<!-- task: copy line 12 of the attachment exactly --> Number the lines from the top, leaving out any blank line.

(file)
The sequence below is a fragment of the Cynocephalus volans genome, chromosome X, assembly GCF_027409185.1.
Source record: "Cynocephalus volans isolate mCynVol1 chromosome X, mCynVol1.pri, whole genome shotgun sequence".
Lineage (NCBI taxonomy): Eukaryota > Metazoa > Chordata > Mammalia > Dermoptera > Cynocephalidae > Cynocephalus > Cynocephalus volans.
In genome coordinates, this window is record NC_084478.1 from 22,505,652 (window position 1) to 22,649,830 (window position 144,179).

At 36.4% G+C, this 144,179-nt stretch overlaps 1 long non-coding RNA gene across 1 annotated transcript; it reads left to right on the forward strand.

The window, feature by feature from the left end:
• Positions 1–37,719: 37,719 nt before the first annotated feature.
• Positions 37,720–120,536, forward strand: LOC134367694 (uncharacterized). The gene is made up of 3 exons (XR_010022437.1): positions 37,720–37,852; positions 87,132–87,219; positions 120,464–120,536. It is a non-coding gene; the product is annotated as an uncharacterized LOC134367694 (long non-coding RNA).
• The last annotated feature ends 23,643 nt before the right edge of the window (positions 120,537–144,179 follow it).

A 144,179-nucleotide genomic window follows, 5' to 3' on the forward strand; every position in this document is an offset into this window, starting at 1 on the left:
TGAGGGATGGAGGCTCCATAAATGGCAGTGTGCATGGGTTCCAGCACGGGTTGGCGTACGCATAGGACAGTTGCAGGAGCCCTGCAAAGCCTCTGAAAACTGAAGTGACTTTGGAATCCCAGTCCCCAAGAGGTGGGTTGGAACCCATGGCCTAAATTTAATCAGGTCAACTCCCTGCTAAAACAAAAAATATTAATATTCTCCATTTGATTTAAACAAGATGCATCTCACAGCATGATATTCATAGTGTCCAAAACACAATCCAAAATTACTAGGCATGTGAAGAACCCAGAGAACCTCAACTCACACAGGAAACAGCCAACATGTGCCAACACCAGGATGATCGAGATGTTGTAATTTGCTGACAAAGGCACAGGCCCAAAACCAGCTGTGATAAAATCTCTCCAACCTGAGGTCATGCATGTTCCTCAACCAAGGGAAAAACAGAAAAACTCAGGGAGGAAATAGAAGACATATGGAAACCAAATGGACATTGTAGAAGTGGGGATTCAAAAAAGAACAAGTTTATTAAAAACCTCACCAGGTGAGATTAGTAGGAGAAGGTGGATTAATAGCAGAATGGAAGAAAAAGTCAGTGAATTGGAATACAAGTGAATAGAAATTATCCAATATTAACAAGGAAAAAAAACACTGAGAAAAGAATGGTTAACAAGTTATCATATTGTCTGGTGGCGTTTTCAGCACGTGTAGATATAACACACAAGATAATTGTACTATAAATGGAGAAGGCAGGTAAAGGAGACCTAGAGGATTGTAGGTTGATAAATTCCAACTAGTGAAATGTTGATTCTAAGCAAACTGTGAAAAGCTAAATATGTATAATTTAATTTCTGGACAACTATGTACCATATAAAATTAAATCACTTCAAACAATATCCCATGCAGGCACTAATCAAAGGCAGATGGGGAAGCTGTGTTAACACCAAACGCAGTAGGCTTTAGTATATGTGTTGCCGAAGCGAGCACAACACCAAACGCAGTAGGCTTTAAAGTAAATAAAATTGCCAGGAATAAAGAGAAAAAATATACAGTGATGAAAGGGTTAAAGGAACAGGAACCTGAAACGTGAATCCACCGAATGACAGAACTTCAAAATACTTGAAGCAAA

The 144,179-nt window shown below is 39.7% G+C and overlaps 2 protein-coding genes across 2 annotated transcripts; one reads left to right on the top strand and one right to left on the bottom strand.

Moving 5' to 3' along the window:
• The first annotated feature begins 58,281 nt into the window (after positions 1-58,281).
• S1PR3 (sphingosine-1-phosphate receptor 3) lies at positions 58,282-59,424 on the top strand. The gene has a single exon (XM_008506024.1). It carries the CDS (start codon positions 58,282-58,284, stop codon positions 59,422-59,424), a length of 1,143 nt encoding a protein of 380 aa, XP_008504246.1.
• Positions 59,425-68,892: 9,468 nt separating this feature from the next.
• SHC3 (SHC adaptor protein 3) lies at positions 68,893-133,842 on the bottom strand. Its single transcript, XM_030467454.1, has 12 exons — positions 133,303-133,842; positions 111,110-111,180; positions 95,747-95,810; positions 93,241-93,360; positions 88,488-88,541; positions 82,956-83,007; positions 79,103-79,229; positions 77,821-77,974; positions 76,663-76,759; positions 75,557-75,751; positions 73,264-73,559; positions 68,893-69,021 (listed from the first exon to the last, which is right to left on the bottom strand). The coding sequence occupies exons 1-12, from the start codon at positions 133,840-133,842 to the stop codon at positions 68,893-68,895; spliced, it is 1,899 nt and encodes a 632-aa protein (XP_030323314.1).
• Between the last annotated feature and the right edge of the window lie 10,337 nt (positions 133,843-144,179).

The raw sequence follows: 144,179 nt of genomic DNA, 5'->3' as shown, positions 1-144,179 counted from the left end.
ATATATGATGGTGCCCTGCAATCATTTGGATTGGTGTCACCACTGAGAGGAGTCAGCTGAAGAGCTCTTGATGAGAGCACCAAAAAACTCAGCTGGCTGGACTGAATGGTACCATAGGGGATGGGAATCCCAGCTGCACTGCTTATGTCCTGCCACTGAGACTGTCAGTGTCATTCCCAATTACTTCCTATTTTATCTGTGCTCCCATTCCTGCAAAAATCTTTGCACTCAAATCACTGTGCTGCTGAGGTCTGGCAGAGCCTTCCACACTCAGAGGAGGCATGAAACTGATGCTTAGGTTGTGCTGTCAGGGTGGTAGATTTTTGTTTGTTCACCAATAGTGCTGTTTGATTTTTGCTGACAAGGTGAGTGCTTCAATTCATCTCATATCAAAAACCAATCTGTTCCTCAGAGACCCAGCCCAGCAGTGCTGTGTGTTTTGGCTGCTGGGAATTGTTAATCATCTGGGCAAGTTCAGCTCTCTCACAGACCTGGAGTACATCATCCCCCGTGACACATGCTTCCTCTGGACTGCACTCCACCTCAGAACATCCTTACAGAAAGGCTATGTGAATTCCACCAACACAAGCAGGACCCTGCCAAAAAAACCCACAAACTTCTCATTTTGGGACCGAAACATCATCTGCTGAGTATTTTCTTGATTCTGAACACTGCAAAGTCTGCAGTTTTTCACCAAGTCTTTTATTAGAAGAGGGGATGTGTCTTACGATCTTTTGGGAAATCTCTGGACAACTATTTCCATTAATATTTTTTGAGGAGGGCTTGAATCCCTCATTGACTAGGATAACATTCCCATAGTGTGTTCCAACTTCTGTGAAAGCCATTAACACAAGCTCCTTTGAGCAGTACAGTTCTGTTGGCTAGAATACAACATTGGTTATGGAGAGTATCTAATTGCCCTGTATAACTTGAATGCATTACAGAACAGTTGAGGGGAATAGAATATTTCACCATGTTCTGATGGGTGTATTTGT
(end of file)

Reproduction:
The 144,179-nt window shown below is 39.7% G+C and overlaps 2 protein-coding genes across 2 annotated transcripts; one reads left to right on the top strand and one right to left on the bottom strand.